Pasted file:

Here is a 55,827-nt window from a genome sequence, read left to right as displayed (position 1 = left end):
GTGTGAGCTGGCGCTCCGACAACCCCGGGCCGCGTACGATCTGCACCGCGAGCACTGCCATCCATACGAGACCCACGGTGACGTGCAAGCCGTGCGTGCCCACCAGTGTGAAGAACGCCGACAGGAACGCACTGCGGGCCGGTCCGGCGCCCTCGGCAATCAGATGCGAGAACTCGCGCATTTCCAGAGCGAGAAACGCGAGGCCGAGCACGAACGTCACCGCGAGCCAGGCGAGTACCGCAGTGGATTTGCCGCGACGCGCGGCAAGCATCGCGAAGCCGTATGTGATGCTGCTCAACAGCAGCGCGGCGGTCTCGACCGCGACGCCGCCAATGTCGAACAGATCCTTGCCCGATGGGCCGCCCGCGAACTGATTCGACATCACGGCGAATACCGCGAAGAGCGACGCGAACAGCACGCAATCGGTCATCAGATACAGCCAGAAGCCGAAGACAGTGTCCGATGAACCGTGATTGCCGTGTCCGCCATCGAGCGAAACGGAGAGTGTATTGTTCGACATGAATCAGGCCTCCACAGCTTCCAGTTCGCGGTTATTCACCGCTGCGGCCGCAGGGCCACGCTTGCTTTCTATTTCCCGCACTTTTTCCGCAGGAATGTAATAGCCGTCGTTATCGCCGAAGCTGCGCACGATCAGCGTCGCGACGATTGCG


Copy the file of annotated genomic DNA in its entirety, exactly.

Here is a 55,827-nt window from a genome sequence, read left to right as displayed (position 1 = left end):
GTGTGAGCTGGCGCTCCGACAACCCCGGGCCGCGTACGATCTGCACCGCGAGCACTGCCATCCATACGAGACCCACGGTGACGTGCAAGCCGTGCGTGCCCACCAGTGTGAAGAACGCCGACAGGAACGCACTGCGGGCCGGTCCGGCGCCCTCGGCAATCAGATGCGAGAACTCGCGCATTTCCAGAGCGAGAAACGCGAGGCCGAGCACGAACGTCACCGCGAGCCAGGCGAGTACCGCAGTGGATTTGCCGCGACGCGCGGCAAGCATCGCGAAGCCGTATGTGATGCTGCTCAACAGCAGCGCGGCGGTCTCGACCGCGACGCCGCCAATGTCGAACAGATCCTTGCCCGATGGGCCGCCCGCGAACTGATTCGACATCACGGCGAATACCGCGAAGAGCGACGCGAACAGCACGCAATCGGTCATCAGATACAGCCAGAAGCCGAAGACAGTGTCCGATGAACCGTGATTGCCGTGTCCGCCATCGAGCGAAACGGAGAGTGTATTGTTCGACATGAATCAGGCCTCCACAGCTTCCAGTTCGCGGTTATTCACCGCTGCGGCCGCAGGGCCACGCTTGCTTTCTATTTCCCGCACTTTTTCCGCAGGAATGTAATAGCCGTCGTTATCGCCGAAGCTGCGCACGATCAGCGTCGCGACGATTGCG